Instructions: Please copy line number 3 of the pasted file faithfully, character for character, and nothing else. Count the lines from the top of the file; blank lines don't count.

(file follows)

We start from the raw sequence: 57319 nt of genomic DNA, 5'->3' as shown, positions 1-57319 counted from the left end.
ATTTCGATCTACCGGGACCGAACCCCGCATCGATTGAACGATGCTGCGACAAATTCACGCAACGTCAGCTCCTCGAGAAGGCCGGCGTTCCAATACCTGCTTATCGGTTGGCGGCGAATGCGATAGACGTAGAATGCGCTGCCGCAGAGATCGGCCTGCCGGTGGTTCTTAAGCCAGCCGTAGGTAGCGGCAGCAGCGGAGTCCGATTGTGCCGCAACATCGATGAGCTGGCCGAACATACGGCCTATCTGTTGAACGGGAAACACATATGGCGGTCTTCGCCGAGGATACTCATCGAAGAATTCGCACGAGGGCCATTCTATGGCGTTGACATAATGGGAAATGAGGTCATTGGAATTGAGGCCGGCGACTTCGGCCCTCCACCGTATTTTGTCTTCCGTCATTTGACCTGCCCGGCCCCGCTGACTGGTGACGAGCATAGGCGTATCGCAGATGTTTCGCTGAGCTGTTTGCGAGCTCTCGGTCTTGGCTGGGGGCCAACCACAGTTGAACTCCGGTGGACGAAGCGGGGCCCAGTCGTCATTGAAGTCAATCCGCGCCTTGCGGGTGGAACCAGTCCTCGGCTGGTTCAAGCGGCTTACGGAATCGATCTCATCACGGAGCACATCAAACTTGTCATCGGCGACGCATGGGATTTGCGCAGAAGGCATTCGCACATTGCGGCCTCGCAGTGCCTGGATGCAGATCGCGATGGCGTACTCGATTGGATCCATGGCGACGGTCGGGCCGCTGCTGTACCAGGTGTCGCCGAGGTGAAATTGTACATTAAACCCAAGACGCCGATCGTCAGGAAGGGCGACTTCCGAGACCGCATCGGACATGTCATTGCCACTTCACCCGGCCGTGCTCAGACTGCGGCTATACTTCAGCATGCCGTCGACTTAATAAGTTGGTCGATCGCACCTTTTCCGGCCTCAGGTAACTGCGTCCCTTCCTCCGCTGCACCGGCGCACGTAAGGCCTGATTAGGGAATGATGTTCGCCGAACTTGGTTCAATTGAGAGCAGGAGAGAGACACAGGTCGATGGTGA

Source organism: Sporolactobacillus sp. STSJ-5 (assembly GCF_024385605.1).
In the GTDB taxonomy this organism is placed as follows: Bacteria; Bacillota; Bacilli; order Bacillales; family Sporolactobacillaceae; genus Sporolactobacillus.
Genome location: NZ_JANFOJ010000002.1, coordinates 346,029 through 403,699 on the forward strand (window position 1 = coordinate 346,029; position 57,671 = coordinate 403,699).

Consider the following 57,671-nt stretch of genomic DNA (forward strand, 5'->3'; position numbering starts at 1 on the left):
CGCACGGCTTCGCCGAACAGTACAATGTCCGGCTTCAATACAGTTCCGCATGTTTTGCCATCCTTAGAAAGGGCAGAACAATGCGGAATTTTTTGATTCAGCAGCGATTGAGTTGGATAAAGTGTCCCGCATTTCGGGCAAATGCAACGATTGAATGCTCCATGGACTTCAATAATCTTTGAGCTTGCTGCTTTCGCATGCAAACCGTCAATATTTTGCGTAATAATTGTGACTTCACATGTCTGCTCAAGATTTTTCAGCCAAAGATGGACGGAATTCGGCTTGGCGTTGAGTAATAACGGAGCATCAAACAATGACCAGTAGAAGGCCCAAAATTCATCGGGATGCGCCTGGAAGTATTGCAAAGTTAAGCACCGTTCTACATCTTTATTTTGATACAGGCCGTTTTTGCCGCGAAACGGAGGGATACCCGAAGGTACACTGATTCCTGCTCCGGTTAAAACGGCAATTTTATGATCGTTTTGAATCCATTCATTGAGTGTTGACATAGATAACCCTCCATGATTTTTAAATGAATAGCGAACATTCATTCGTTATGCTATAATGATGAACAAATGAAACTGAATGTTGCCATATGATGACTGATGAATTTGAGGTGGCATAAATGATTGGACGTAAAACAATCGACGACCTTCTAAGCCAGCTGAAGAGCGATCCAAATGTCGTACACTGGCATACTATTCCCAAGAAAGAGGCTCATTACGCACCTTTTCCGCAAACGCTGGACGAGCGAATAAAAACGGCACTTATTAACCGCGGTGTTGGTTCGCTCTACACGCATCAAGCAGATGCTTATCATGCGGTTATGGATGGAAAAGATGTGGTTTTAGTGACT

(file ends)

Source organism: Sporolactobacillus sp. STSJ-5 (assembly GCF_024385605.1).